HAINES CITY — Edgar Arnold has everyone’s attention.
Bethune Academy cadets and drivers alike depend on Arnold to direct them safely through his assigned intersection as a Polk County Sheriff’s Office crossing guard, located just south of the school.
And, as he easily excels at the job, he is making a difference in the lives of those he comes in contact with.
Holding a shiny red, large stop sign and wearing a bright green safety vest, Arnold is a figure larger than life to the elementary school students. At the beginning of each school year, the 60-ish public servant teaches the walkers (those who walk to school) the rules for crossing the road.
“One morning I had to run home for something. When I got back, the students were all standing at the line waiting for me,” he laughed. “They wouldn’t move ‘til I got back.”
He earns their respect subtly by building relationships with every little person who passes.
“I ask to see their (report) cards and know when their birthdays are,” Arnold said.
He also gives out small gifts for students doing well academically and in celebration of their big days.
Arnold is one of 135 crossing guards employed by the PCSO and celebrated on Crossing Guard Appreciation Day, which was held in February. There are also 26 substitutes and eight coordinators in the county.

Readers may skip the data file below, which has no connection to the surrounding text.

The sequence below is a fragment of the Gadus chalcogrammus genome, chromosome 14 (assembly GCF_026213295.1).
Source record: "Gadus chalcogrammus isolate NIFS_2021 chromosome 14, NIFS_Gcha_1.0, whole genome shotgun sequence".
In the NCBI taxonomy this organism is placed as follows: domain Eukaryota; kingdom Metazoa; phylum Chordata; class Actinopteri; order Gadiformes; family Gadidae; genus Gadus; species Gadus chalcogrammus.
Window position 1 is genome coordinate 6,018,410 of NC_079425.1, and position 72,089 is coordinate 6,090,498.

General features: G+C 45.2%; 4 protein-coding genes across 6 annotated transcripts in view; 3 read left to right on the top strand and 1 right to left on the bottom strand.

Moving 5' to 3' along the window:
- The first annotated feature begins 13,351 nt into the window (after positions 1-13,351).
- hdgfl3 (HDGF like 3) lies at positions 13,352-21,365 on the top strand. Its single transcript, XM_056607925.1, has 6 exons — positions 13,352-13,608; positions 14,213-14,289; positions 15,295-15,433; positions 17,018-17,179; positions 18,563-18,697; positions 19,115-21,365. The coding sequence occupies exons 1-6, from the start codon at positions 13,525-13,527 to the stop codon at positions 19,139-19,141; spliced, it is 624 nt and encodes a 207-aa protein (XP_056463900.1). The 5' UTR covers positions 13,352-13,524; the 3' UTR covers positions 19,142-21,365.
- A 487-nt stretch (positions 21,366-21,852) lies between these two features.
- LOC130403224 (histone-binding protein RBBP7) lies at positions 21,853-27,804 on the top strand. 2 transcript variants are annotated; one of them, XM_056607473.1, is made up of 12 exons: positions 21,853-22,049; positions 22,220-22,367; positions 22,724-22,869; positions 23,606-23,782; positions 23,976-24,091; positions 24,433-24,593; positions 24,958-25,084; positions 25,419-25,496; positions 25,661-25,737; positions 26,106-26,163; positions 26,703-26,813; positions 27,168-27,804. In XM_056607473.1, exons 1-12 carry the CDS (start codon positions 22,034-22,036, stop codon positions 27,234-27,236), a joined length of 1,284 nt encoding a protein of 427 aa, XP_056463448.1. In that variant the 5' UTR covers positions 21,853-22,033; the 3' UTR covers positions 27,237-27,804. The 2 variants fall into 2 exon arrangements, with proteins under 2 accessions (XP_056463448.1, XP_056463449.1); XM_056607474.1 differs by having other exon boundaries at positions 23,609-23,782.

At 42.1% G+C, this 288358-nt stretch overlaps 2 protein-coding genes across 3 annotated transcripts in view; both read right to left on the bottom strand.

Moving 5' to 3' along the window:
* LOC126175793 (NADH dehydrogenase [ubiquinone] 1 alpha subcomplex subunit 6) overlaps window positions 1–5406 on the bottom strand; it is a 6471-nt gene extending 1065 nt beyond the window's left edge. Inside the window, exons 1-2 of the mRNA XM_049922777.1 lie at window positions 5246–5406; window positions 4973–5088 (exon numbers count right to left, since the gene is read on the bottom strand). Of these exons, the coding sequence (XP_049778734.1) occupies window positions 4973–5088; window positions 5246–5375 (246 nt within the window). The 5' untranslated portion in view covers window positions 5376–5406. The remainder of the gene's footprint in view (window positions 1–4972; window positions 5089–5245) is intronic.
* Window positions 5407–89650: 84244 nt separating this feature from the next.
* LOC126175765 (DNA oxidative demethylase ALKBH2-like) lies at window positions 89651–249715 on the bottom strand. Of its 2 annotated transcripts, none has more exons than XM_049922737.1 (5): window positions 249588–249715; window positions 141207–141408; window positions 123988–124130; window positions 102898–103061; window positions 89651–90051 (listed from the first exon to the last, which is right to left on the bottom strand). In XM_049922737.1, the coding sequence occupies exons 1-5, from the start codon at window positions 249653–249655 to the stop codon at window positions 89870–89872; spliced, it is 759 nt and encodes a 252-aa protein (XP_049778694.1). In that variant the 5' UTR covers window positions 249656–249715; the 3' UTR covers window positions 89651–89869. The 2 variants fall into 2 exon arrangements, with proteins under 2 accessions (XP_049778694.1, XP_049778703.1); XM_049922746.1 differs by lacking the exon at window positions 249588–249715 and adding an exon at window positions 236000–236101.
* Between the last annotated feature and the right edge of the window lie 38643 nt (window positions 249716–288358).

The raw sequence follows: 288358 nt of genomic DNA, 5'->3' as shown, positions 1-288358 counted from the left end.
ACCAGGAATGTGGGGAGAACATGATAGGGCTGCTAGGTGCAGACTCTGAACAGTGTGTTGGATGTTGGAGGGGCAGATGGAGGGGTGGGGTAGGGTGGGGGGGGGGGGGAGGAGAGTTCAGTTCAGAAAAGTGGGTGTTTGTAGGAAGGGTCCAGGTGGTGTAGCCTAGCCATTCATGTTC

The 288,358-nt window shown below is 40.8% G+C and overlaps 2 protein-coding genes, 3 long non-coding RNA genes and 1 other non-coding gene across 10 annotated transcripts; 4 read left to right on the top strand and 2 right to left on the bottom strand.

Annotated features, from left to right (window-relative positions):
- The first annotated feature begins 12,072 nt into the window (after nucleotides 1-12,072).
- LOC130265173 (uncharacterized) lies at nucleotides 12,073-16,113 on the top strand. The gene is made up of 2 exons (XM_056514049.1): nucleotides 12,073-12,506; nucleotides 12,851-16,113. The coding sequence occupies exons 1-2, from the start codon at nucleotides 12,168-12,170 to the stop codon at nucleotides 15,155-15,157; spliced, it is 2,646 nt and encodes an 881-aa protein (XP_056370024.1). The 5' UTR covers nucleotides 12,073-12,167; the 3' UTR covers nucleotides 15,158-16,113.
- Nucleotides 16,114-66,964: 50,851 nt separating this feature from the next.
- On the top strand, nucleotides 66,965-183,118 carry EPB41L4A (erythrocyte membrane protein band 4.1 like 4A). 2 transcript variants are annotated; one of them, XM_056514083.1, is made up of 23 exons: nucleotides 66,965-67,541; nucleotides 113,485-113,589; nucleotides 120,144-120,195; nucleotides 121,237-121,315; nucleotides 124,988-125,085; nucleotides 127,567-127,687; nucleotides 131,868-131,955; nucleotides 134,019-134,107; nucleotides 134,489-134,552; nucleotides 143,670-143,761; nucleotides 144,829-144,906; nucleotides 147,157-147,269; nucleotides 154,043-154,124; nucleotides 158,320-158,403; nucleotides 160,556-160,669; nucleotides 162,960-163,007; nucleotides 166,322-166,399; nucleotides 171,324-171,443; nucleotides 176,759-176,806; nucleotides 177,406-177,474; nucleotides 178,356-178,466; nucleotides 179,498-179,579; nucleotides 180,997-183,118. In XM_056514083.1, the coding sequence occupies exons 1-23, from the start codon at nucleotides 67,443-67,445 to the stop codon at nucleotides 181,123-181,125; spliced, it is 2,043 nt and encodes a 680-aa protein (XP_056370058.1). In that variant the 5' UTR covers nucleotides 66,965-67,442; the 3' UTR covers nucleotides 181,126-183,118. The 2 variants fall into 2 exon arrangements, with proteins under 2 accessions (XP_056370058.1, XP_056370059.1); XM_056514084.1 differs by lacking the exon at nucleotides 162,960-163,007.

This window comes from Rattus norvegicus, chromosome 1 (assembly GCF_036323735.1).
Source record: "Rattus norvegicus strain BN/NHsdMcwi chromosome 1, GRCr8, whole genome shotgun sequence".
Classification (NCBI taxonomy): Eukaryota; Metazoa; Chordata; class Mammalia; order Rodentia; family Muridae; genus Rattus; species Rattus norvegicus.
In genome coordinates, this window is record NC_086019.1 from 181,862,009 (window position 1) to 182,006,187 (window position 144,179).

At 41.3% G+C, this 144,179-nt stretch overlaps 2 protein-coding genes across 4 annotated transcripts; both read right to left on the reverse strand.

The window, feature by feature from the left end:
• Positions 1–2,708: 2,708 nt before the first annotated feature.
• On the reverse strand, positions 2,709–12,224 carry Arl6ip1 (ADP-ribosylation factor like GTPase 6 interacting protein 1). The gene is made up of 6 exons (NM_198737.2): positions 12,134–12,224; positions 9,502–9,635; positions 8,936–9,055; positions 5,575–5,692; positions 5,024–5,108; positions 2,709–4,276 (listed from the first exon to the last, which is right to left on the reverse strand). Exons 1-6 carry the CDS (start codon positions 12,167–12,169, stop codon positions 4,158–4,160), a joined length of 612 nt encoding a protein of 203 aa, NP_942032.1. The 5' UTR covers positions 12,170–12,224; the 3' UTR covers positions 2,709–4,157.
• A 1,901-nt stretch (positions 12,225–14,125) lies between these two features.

About six years ago, Arnold was approached by one of those coordinators about becoming a substitute guard. He knew quite a bit about the job since his mother — “Miss” Claudy Strong — had been one for 25 years.
Arnold had retired from the U.S. Postal Service after 34 years and wasn’t really looking for work. But, one thing led to another, and his daily position is the same one that his mom had for all those years.
“This is a little piece of cake,” he said about the job and location. “I enjoy it. The school is good to me.”
Sharon Knowles, principal of the school, says Arnold is part of the Bethune Academy family.
The Haines City native said the best part of his day is watching the students come across the street safely while overseeing them from the center of the road. His personality is big and his smile bigger — as cars pass through, drivers wave to him and sometimes even toot their horn to get his attention.
But, the children and their safety is the focus of his attention.
“I need another set of arms so I don’t miss waving to anybody,” he said.
When he’s not working, Arnold said he loves watching sports and, during the summer, takes his grandsons to see their father in North Carolina. He has two other sons and seven grandchildren. His oldest granddaughter, Destiny, is in medical school.
Arnold said that, for the most part, drivers obey the speed limit and are cautious.
“Once they see me, they slow down if they aren’t already,” he said.